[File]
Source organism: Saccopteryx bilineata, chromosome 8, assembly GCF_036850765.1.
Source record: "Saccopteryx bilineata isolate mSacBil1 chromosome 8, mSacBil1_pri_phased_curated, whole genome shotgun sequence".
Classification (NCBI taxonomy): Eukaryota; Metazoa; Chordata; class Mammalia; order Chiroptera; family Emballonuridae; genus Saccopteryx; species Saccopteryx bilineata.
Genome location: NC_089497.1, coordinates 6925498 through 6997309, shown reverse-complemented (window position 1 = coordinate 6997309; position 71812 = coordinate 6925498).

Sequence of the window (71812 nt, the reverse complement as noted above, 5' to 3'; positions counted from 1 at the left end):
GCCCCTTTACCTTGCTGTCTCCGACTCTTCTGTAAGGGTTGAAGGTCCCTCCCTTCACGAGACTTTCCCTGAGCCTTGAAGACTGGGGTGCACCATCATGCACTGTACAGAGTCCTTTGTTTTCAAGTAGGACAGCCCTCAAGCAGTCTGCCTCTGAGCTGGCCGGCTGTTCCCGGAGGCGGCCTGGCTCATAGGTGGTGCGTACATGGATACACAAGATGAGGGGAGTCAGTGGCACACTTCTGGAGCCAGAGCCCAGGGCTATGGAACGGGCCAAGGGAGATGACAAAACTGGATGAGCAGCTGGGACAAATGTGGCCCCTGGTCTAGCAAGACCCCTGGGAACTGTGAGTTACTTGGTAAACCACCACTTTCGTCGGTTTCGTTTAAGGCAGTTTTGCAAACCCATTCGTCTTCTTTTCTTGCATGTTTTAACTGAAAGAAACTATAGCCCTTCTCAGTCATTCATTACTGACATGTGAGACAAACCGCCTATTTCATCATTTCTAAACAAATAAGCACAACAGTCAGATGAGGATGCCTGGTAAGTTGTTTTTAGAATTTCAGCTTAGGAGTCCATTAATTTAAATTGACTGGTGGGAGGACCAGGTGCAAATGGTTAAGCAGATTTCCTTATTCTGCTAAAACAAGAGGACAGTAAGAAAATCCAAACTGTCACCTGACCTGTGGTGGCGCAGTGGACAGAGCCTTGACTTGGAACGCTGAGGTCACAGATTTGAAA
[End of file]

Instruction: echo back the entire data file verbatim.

Source organism: Saccopteryx bilineata, chromosome 8, assembly GCF_036850765.1.
Source record: "Saccopteryx bilineata isolate mSacBil1 chromosome 8, mSacBil1_pri_phased_curated, whole genome shotgun sequence".
Classification (NCBI taxonomy): Eukaryota; Metazoa; Chordata; class Mammalia; order Chiroptera; family Emballonuridae; genus Saccopteryx; species Saccopteryx bilineata.
Genome location: NC_089497.1, coordinates 6925498 through 6997309, shown reverse-complemented (window position 1 = coordinate 6997309; position 71812 = coordinate 6925498).

Sequence of the window (71812 nt, the reverse complement as noted above, 5' to 3'; positions counted from 1 at the left end):
GCCCCTTTACCTTGCTGTCTCCGACTCTTCTGTAAGGGTTGAAGGTCCCTCCCTTCACGAGACTTTCCCTGAGCCTTGAAGACTGGGGTGCACCATCATGCACTGTACAGAGTCCTTTGTTTTCAAGTAGGACAGCCCTCAAGCAGTCTGCCTCTGAGCTGGCCGGCTGTTCCCGGAGGCGGCCTGGCTCATAGGTGGTGCGTACATGGATACACAAGATGAGGGGAGTCAGTGGCACACTTCTGGAGCCAGAGCCCAGGGCTATGGAACGGGCCAAGGGAGATGACAAAACTGGATGAGCAGCTGGGACAAATGTGGCCCCTGGTCTAGCAAGACCCCTGGGAACTGTGAGTTACTTGGTAAACCACCACTTTCGTCGGTTTCGTTTAAGGCAGTTTTGCAAACCCATTCGTCTTCTTTTCTTGCATGTTTTAACTGAAAGAAACTATAGCCCTTCTCAGTCATTCATTACTGACATGTGAGACAAACCGCCTATTTCATCATTTCTAAACAAATAAGCACAACAGTCAGATGAGGATGCCTGGTAAGTTGTTTTTAGAATTTCAGCTTAGGAGTCCATTAATTTAAATTGACTGGTGGGAGGACCAGGTGCAAATGGTTAAGCAGATTTCCTTATTCTGCTAAAACAAGAGGACAGTAAGAAAATCCAAACTGTCACCTGACCTGTGGTGGCGCAGTGGACAGAGCCTTGACTTGGAACGCTGAGGTCACAGATTTGAAA